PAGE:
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Home Staged Home

A professional house stager can make a seller's life easier and increase a home's value.
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Editor's note: As a special feature for April, the offers a 20-part series on virtually everything about real estate. This installment, which originally ran as part of Good Life, is Part 14.

In the current real estate market, sellers are going to great lengths to score points with potential buyers.

Faced with dropping prices and surging inventory, some desperate homeowners are offering to pay a year's taxes, pick up all closing costs or even throw in a new car.

Others are burying statues of St. Joseph in their front yards and hoping for a miracle.

But one factor is often overlooked: Although a house is the biggest purchase most of us will ever make, choosing one is often an emotional decision based mainly on love at first sight.

"People are pretty logical about their budget and the area they want to buy in," says

Gwen Gilligan, a Santa Fe, N.M., real estate broker.

But other items on the wish list are forgotten when the right place comes along.

"A positive emotional reaction will put your house high on the list for a second look," she points out.

And experienced real estate agents and professional stagers say there are a variety of tips and techniques that help stir those fond emotions.

Stagers help homeowners prepare their house for sale, either by suggesting changes to improve first impressions or actually doing the work themselves. Rearranging furniture and accessorizing with plants, throws and other cozy touches are all in a day's work for them.

Emotional Distance

In order to stage your house to win a buyer's heart, you have to disengage your own feelings so you can see what changes and improvements are necessary to attract a buyer.

"Once it's for sale, it's no longer 'your' house, it's 'a' house," says

Patricia Farrell, an associate broker with

Long & Foster in McLean, Va.

Try to imagine how a potential buyer would see your property from the first drive-by: Overgrown shrubs, peeling paint and a yard full of mismatched lawn furniture are unlikely to provoke warm and cozy feelings.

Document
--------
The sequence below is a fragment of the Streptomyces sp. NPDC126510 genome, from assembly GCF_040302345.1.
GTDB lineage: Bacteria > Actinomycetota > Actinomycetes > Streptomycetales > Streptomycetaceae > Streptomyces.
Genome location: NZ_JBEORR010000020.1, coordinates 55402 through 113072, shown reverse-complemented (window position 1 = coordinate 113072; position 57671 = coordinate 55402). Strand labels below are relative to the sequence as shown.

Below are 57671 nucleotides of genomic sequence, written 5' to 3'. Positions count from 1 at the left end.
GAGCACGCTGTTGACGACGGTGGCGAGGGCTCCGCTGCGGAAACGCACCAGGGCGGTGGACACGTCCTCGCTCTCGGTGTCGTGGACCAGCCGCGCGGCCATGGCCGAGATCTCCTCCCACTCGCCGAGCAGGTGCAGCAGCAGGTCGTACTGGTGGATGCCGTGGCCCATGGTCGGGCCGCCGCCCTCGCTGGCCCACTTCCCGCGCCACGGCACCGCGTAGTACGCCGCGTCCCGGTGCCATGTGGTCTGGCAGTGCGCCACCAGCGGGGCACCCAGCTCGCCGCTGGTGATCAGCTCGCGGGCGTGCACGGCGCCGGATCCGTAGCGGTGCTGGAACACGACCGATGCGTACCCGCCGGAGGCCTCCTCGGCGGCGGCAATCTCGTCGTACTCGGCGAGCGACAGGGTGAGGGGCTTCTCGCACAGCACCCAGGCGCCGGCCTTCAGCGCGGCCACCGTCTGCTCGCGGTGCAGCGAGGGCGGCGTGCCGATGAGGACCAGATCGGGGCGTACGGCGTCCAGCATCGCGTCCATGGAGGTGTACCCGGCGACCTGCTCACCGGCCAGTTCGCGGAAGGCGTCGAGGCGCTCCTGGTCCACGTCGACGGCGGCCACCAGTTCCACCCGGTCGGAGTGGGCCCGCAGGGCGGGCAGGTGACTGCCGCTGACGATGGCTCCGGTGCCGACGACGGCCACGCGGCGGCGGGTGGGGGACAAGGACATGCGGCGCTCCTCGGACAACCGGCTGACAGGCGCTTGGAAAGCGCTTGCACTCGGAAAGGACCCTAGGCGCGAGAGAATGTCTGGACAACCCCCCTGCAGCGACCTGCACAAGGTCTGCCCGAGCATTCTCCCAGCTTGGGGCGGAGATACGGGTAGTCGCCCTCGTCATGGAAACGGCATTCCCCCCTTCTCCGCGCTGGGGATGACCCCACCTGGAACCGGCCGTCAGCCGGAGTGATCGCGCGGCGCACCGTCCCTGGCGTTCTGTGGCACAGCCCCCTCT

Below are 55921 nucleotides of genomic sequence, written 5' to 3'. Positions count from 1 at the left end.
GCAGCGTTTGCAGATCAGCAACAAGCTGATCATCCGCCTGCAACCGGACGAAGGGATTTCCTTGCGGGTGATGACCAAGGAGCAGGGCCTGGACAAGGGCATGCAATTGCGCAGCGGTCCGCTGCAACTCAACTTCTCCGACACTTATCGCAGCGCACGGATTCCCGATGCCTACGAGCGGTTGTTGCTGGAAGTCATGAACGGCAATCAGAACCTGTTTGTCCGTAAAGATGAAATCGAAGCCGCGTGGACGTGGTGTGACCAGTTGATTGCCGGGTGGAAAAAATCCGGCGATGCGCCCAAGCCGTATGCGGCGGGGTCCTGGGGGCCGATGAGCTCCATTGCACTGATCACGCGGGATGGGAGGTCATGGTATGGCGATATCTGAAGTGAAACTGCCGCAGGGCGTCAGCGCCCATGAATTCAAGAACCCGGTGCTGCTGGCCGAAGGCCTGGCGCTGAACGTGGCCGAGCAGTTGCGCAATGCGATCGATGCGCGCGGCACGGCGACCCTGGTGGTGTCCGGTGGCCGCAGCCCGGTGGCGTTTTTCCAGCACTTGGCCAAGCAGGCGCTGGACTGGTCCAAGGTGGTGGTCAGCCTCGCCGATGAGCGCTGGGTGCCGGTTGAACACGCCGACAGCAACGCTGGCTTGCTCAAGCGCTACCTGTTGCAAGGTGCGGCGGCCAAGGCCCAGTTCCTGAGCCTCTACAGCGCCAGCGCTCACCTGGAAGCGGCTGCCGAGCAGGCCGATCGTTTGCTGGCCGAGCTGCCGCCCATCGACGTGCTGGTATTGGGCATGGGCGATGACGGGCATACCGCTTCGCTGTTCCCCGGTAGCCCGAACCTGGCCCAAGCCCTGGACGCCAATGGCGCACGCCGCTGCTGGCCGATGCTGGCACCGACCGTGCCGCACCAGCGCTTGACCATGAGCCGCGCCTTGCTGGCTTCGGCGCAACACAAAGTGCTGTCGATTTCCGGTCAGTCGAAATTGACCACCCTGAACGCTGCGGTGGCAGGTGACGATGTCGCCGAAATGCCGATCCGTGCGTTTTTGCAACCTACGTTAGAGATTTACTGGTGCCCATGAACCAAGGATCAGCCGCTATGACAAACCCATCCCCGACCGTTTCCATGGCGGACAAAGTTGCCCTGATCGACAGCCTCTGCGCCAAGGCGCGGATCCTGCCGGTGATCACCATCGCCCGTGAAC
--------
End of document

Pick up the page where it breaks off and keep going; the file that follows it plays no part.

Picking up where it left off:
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So make sure to keep the outside tidy, regardless of the season.

The lawn should be mowed, leaves raked, snow removed. The driveway, sidewalk and front steps should be swept clean and in good condition, and the yard needs to be clutter-free.

Pay particular attention to your front door, Farrell advises.

"People may judge how the house is maintained by how the front door is maintained," she says. "If the front door is not in good shape, people think the house is not in good shape."

Make the entrance more welcoming by painting, polishing or replacing the door, knob and knocker. Replace or repair locks that don't operate smoothly. If the real estate agent has to drop what she's holding to fiddle with the door, the entry doesn't present an image of convenience and gracious living.

Some homeowners have their houses

inspected before they put them on the market, in order to get a professional opinion about what needs to be fixed and to schedule repairs.

Keep your broker posted about any upcoming improvements or maintenance, so he or she can pass on the information to buyers. "Remove objections before they exist," says

Jean Leidy Veto, sales associate at

Prudential Connecticut Realty in Greenwich, Conn. "If you plan to have work done, be sure to say so."

Immaculate Perception

Inside, the house should be spotless from top to bottom, including inside the refrigerator, microwave and closets.

Barb Schwarz, CEO and founder of, advises keeping the home "Q-tip clean," using the tiny tools to wipe around the edges of baseboards and the tile at the base of toilets. Windows should be washed regularly, inside and out, while the house is on the market.

Declare war on clutter. As Veto points out, rooms look smaller when they're full of books, magazines and collections. Anything personal should be put away -- into storage if necessary.